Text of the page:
How (the often misunderstood) millennials relate to luxury, consumption, spending, and the retail experience.
Millennials have been described as narcissistic and entitled; wimps raised by helicopter parents; trophy kids who receive rewards not just for winning but simply for participating in an event; and a group that lives in a digital world instead of a real one. They’ve also been called the boomerang, or Peter Pan, generation for delaying some rites of passage into adulthood. Many of-age millennials with jobs still live with their parents. And, because they have the family to fall back on, they can quit those jobs on a whim.
“They are the most misunderstood generation that has ever existed,” says Jamie Gutfreund, chief marketing officer for Noise/The Intelligence Group, publishers of the Cassandra Report, which provides forecasts and insights on the youth market.
Gen Y is the most technologically savvy and educated generation to date. They are the first global generation — a group equally affected by news abroad and at home; they embrace other cultures, crave travel, and search for authentic experiences rather than material gains.
They are notorious browsers, they shop anywhere and anytime, and they interact with brands — sometimes on a daily basis. Yet items sit in their online shopping carts; they don’t seem to need the validation of a purchase.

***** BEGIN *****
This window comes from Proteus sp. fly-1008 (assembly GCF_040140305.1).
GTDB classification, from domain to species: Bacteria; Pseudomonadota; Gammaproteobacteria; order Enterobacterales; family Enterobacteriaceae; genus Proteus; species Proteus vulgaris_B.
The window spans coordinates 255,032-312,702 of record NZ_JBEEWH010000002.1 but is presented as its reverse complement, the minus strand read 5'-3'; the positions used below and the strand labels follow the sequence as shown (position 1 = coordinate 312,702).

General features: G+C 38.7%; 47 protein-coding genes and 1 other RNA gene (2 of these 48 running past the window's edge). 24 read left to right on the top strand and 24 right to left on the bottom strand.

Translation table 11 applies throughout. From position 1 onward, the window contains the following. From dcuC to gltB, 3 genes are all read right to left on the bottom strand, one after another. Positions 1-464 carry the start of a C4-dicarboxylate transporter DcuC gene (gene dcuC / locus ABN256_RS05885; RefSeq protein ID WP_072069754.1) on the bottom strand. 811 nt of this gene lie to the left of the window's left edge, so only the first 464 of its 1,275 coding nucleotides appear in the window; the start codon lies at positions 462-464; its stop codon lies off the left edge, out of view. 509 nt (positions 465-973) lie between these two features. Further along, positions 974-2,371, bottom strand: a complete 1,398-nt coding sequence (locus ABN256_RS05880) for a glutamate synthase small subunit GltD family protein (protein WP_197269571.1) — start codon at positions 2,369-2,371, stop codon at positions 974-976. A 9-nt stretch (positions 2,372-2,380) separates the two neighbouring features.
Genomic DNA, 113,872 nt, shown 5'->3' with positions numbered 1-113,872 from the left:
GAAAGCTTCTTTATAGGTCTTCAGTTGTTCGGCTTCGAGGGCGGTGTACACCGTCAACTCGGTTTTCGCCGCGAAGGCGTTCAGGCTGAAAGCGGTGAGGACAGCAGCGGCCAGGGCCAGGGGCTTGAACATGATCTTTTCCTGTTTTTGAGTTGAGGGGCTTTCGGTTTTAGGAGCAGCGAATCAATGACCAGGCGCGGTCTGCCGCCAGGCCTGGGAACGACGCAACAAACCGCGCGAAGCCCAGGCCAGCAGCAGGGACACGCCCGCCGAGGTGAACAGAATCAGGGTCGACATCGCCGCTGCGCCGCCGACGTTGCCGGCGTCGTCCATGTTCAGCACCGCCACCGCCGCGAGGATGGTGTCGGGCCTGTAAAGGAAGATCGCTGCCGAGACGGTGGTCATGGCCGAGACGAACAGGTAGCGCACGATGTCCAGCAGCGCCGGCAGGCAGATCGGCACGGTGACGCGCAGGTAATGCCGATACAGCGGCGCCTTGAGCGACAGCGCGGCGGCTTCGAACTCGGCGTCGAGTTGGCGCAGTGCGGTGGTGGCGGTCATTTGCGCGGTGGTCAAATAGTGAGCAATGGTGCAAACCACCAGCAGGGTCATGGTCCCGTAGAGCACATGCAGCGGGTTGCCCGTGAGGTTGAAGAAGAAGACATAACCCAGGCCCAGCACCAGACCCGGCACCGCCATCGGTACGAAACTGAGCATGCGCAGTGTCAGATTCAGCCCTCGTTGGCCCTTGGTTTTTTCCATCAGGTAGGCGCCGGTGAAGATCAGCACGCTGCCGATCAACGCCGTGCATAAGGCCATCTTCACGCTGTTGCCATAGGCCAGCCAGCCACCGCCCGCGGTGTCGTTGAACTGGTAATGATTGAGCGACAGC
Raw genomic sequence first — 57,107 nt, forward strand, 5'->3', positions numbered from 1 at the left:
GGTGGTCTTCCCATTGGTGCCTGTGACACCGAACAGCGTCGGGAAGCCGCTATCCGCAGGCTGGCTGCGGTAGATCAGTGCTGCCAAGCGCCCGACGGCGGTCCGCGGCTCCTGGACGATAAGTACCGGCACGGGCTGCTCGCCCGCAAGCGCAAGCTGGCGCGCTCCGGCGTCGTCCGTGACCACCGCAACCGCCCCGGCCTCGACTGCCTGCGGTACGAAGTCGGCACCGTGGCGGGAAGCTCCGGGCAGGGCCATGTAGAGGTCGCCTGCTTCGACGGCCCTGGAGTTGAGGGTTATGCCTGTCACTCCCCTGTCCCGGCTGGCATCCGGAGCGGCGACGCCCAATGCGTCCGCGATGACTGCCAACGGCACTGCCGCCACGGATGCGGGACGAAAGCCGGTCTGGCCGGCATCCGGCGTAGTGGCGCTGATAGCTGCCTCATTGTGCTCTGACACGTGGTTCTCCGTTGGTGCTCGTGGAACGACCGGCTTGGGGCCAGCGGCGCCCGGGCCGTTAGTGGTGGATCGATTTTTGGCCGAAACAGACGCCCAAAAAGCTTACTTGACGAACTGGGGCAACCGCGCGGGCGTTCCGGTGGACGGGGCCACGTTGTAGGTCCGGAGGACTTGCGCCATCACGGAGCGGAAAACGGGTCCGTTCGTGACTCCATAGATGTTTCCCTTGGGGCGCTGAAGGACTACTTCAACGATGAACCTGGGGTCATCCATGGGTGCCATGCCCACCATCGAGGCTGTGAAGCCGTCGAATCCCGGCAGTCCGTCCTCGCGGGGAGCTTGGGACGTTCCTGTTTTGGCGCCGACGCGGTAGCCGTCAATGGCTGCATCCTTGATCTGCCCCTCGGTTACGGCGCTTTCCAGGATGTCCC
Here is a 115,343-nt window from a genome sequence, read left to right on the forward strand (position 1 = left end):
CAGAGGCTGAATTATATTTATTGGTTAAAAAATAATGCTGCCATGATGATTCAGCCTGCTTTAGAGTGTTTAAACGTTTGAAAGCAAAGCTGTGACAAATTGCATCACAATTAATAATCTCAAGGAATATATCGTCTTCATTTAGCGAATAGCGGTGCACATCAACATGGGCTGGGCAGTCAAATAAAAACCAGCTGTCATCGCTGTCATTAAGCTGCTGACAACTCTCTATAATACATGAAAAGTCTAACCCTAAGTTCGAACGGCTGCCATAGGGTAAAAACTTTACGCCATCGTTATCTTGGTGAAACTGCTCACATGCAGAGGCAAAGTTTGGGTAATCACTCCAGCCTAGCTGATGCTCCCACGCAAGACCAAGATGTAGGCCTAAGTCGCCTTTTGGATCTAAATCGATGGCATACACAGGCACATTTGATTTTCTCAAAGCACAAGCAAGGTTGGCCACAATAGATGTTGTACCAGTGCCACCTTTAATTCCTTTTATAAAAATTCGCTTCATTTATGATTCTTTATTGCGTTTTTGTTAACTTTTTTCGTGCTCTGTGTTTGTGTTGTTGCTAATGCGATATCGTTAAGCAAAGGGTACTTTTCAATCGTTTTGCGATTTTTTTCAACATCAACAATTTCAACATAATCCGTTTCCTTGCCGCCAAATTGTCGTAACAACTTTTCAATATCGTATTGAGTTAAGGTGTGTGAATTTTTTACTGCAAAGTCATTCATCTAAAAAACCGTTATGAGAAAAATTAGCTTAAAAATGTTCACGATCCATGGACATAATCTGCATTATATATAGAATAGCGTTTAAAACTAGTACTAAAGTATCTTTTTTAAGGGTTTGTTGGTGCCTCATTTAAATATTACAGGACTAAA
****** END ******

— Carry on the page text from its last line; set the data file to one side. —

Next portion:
If they are “faux-sumers,” as retailers and marketers have called them — the boomers’ sons and daughters, born between the early 1980s and about 2000 — are also seen as the holy grail of future spending. The numbers are promising: Numbering 80 million in the United States alone, they are the largest generation since their parents’. And, when they reach their peak in 2020, they are projected to spend $1.4 trillion annually, or 30 percent of total retail sales, according to a survey by business consulting firm Accenture.
Millennials continue to evolve, and particularly so in the luxury segment.
[two_third]Unlike previous generations that gravitated to the “it” bag or brand-name object, millennials generally view luxury as something they do for themselves, not to impress others. Among millennials, 72 percent say luxury is about quality, according to Gutfreund, while 41 percent say that luxury is not about the object, but about the endurance of the object. “After the recession, they got used to not needing a bunch of stuff,” she says. “They are contending with fewer jobs and a higher student debt than any previous generation, and they have yet to build credit history. If you pin a Bulgari [piece on Pinterest], you’re in the know. You don’t necessarily have to buy it.”[/two_third][one_third_last]
“Millennials generally view luxury as something they do for themselves, not to impress others.”
Millennials have a quirky relationship to ownership. When making a decision to purchase a big-ticket item, they give a lot of thought to its resale value. About a third of those surveyed by the Cassandra Report in 2013 said they had sold big-ticket items on sites like Craigslist within a six-month period. Almost half of them expressed an interest in renting high-end goods they need for an occasion, rather than paying full price to own them. They also think long-term, however, and are willing to spend more on investment pieces than on fast fashion or costume jewelry.
Picture Dior and LVMH.